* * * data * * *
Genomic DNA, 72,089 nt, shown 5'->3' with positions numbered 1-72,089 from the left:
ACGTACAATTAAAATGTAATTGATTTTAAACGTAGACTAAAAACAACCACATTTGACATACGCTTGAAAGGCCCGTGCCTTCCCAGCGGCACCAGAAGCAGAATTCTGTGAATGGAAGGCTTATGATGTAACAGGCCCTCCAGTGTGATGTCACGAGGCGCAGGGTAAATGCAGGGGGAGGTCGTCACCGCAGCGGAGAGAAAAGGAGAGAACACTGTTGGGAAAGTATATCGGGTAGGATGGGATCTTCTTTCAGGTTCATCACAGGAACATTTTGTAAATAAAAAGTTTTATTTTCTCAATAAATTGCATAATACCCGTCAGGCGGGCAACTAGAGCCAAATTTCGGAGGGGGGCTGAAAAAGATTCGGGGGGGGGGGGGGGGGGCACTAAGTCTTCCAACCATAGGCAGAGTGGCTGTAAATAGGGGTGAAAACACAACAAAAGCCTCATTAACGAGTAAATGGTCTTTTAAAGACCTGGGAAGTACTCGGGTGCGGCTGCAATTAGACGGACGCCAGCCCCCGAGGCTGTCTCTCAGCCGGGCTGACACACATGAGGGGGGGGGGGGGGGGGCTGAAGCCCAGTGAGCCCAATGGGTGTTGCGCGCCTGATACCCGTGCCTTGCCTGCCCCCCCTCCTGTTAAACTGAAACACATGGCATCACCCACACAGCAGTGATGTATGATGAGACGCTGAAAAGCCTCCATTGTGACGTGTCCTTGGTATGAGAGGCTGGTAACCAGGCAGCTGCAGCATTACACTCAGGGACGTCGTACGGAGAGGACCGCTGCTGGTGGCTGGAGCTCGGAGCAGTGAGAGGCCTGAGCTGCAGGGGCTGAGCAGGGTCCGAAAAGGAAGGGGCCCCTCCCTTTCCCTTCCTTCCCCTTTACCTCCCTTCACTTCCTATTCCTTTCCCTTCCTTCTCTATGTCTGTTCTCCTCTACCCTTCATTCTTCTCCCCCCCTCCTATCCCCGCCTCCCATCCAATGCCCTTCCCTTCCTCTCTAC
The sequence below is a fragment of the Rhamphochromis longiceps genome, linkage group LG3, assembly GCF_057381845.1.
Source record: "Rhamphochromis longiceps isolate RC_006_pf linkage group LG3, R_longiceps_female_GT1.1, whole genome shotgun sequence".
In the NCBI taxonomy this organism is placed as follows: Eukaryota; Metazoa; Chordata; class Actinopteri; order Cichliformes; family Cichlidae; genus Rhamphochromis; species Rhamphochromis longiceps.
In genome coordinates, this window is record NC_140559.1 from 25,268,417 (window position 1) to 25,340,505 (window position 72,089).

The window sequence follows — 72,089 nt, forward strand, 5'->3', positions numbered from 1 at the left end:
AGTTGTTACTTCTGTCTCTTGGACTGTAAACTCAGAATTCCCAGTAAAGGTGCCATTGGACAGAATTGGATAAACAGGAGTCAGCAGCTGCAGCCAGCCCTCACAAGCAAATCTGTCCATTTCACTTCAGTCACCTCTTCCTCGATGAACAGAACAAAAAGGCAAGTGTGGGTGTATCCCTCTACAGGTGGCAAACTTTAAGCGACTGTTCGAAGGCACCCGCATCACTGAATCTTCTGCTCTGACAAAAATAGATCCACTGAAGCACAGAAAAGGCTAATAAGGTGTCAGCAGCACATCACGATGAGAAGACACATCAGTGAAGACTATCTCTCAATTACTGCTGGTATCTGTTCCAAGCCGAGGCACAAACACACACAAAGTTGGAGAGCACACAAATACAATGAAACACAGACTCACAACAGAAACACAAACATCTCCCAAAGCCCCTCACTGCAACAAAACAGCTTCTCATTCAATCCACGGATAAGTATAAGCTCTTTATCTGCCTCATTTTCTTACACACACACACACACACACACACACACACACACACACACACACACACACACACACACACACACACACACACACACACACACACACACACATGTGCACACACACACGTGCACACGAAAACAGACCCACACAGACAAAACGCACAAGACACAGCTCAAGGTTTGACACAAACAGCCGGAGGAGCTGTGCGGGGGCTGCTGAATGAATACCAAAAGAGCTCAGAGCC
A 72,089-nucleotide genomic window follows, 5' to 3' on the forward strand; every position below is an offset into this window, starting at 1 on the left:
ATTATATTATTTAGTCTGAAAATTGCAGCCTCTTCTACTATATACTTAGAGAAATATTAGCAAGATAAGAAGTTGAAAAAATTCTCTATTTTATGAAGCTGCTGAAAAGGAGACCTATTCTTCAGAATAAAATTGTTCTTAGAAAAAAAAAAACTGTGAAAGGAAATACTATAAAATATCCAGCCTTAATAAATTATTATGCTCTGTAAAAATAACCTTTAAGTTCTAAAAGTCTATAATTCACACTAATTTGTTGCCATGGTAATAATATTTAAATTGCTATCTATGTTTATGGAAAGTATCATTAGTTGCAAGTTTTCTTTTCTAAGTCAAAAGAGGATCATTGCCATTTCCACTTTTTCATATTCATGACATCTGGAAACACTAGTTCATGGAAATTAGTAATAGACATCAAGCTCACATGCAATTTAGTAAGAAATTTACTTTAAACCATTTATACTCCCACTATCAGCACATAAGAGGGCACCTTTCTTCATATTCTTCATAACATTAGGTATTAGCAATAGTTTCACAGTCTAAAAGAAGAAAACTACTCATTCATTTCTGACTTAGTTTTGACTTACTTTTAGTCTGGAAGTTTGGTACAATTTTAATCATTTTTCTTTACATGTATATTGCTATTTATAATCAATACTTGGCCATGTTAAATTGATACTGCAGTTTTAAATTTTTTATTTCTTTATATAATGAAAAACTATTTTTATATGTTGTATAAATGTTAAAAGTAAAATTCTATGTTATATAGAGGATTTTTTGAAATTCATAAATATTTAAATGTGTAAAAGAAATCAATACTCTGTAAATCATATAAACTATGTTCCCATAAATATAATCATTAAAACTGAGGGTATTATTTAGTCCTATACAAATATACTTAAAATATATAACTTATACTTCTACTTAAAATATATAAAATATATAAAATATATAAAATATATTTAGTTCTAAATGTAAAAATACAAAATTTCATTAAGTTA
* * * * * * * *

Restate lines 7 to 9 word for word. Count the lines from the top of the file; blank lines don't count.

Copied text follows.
The window sequence follows — 72,089 nt, forward strand, 5'->3', positions numbered from 1 at the left end:
AGTTGTTACTTCTGTCTCTTGGACTGTAAACTCAGAATTCCCAGTAAAGGTGCCATTGGACAGAATTGGATAAACAGGAGTCAGCAGCTGCAGCCAGCCCTCACAAGCAAATCTGTCCATTTCACTTCAGTCACCTCTTCCTCGATGAACAGAACAAAAAGGCAAGTGTGGGTGTATCCCTCTACAGGTGGCAAACTTTAAGCGACTGTTCGAAGGCACCCGCATCACTGAATCTTCTGCTCTGACAAAAATAGATCCACTGAAGCACAGAAAAGGCTAATAAGGTGTCAGCAGCACATCACGATGAGAAGACACATCAGTGAAGACTATCTCTCAATTACTGCTGGTATCTGTTCCAAGCCGAGGCACAAACACACACAAAGTTGGAGAGCACACAAATACAATGAAACACAGACTCACAACAGAAACACAAACATCTCCCAAAGCCCCTCACTGCAACAAAACAGCTTCTCATTCAATCCACGGATAAGTATAAGCTCTTTATCTGCCTCATTTTCTTACACACACACACACACACACACACACACACACACACACACACACACACACACACACACACACACACACACACACACACACACACACACACATGTGCACACACACACGTGCACACGAAAACAGACCCACACAGACAAAACGCACAAGACACAGCTCAAGGTTTGACACAAACAGCCGGAGGAGCTGTGCGGGGGCTGCTGAATGAATACCAAAAGAGCTCAGAGCC
A 72,089-nucleotide genomic window follows, 5' to 3' on the forward strand; every position below is an offset into this window, starting at 1 on the left: